Why do I volunteer at The Salvation Army Lakeshore Community Church’s food pantry in Toronto? I’ve been helping out there for several months, so it’s a good question.

I could trot out the standard responses—volunteer work gives some structure to my week, keeps me feeling useful, provides me some exercise, that sort of thing—and all of them would be partially true.

But the real reason for donating time in the first place was not a very admirable one. I followed my wife, Karen, into volunteerism because I was concerned for her safety, having been told that she worked alone in the church basement with another woman upstairs screening clients—clients who might be dangerous—and I wanted to keep an eye out for trouble.

So I volunteered my time because of prejudice against people I had never seen, and was able to drape my uncharitable assumptions in a cloak of love and loyalty, turning vice into virtue.

My charity, if it can be called that, was a response to fear and guilt.

Magical Thinking

We fear people experiencing poverty and shun them, the people asking for money on the streets, the untreated mental illness screaming its profanities at no one and everyone, the faceless forms sleeping under dirty blankets on downtown sidewalks.

And there’s guilt, knowing that they are maybe just us being forced to play out a losing hand, instead of the handful of aces we hold, and we do not like to think about that very much. We deceive ourselves into thinking that the lives we live would never be like their lives, and that we could pull ourselves out of those degrading conditions if we did have to face them.

But it is magical thinking. We know it is not really true.

Colin Beardall
“If anyone has been humanized by exposure to the food pantry, it’s me,” says Colin

Changed Perception

All of us need support. And most of us have supports in some adequate proportion. I have a wife and family. I have a circle of friends. I have my health and a family doctor. I was raised by loving parents. I received a good education, which led me to a good and stable job. I have never been unemployed. I retired in my 50s with a secure pension, mortgage-free. 

My supports have helped me avoid and overcome problems. The food pantry helps me to maintain my awareness of this, and to acknowledge that I have some responsibility to try to provide some support to help other people, too.

People experiencing poverty are often an abstraction to most of us who do not associate with them. I seldom spoke to the people I gave money to on the streets, beyond a “You’re welcome” or an absurd “Have a nice day.” I never knew what they felt or what they thought, the circumstances of their misfortune, or anything else about them. In that way, they were not fully human to me.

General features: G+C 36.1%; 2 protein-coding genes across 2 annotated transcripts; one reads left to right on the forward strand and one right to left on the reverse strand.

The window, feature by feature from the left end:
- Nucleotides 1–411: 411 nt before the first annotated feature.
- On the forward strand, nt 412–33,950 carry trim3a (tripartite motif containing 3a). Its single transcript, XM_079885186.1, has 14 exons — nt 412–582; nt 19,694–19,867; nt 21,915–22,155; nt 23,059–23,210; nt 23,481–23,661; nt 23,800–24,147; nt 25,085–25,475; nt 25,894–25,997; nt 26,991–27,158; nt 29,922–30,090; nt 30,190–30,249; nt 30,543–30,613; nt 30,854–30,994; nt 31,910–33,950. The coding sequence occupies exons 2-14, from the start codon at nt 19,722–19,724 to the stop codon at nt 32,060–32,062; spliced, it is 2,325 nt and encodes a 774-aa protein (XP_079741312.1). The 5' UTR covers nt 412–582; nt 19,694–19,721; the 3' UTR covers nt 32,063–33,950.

The food pantry has changed that for me.

They Are Us

At the food pantry, the clients are introduced, and I get to know their names. I watch my wife listen to them talk about their worries: health, unemployment, the rising cost of food and rent, the lack of heat in their apartment or the lack of an apartment at all. People live without a mattress or a pot to heat the soup we supply.

The Salvation Army provides what they can.

We learn of the clients’ likes and dislikes; who has a sweet tooth, who wants to cook nutritious food for themselves and are searching for the ingredients for that cooking, who has a microwave and who does not, who prefers to eat out of cans and who lacks a can opener.

Some clients seem to crave conversation as much as food, and their appointment times can run overtime as a consequence. My wife does not rush them. She understands the importance of her acknowledgment of their obstacles and their distress. They need to tell their stories. They want to connect. They want to explain. 

I am proud to watch her work, and humbled at times by the decency of people in need who do not want to take more than their share or to waste what others would use. They are individuals. They are complex. They are happy and angry, sometimes grateful and sad, despairing and hopeful, strong and weak.

These people—as people they have become to me—are likable and dislikable, honest and dishonest, grateful and grasping, in the same proportion of those of us who are not clients. 

They are us.

Equitable Exchange

This is, I think, what I meant when I ridiculously told a Salvation Army pastor that the food pantry had “humanized” these people for me. Certainly, they have not become more human just because I got to know something of their personalities and of their circumstances.

If anyone has been humanized by exposure to the food pantry, it’s me. I give of my time, and my character takes what it can in return. I am reminded of our common humanity and of my own good fortune. I work with people whose altruism I admire. I enjoy the thanks of people I have helped to serve.

It has been more than a fair trade, and it is an exchange for which I have become grateful.

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